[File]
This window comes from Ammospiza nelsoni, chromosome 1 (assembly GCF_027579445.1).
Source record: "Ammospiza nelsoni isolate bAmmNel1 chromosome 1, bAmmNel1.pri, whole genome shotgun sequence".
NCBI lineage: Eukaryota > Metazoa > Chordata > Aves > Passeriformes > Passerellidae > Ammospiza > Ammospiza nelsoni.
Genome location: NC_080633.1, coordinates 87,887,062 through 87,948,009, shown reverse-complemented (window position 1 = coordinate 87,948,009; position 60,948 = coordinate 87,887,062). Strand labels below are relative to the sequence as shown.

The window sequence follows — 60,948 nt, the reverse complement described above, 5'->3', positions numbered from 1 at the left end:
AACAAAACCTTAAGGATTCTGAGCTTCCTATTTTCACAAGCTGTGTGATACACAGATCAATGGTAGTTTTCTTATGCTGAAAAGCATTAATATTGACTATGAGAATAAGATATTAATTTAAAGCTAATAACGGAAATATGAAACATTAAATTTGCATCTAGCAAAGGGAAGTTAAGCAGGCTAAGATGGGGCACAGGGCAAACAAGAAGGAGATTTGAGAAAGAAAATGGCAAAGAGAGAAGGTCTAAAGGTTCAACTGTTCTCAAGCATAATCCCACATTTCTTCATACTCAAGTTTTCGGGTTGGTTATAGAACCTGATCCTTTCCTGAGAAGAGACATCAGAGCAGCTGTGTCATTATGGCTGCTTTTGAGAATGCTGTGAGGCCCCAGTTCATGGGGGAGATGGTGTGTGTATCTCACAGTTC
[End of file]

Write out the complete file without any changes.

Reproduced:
This window comes from Ammospiza nelsoni, chromosome 1 (assembly GCF_027579445.1).
Source record: "Ammospiza nelsoni isolate bAmmNel1 chromosome 1, bAmmNel1.pri, whole genome shotgun sequence".
NCBI lineage: Eukaryota > Metazoa > Chordata > Aves > Passeriformes > Passerellidae > Ammospiza > Ammospiza nelsoni.
Genome location: NC_080633.1, coordinates 87,887,062 through 87,948,009, shown reverse-complemented (window position 1 = coordinate 87,948,009; position 60,948 = coordinate 87,887,062). Strand labels below are relative to the sequence as shown.

The window sequence follows — 60,948 nt, the reverse complement described above, 5'->3', positions numbered from 1 at the left end:
AACAAAACCTTAAGGATTCTGAGCTTCCTATTTTCACAAGCTGTGTGATACACAGATCAATGGTAGTTTTCTTATGCTGAAAAGCATTAATATTGACTATGAGAATAAGATATTAATTTAAAGCTAATAACGGAAATATGAAACATTAAATTTGCATCTAGCAAAGGGAAGTTAAGCAGGCTAAGATGGGGCACAGGGCAAACAAGAAGGAGATTTGAGAAAGAAAATGGCAAAGAGAGAAGGTCTAAAGGTTCAACTGTTCTCAAGCATAATCCCACATTTCTTCATACTCAAGTTTTCGGGTTGGTTATAGAACCTGATCCTTTCCTGAGAAGAGACATCAGAGCAGCTGTGTCATTATGGCTGCTTTTGAGAATGCTGTGAGGCCCCAGTTCATGGGGGAGATGGTGTGTGTATCTCACAGTTC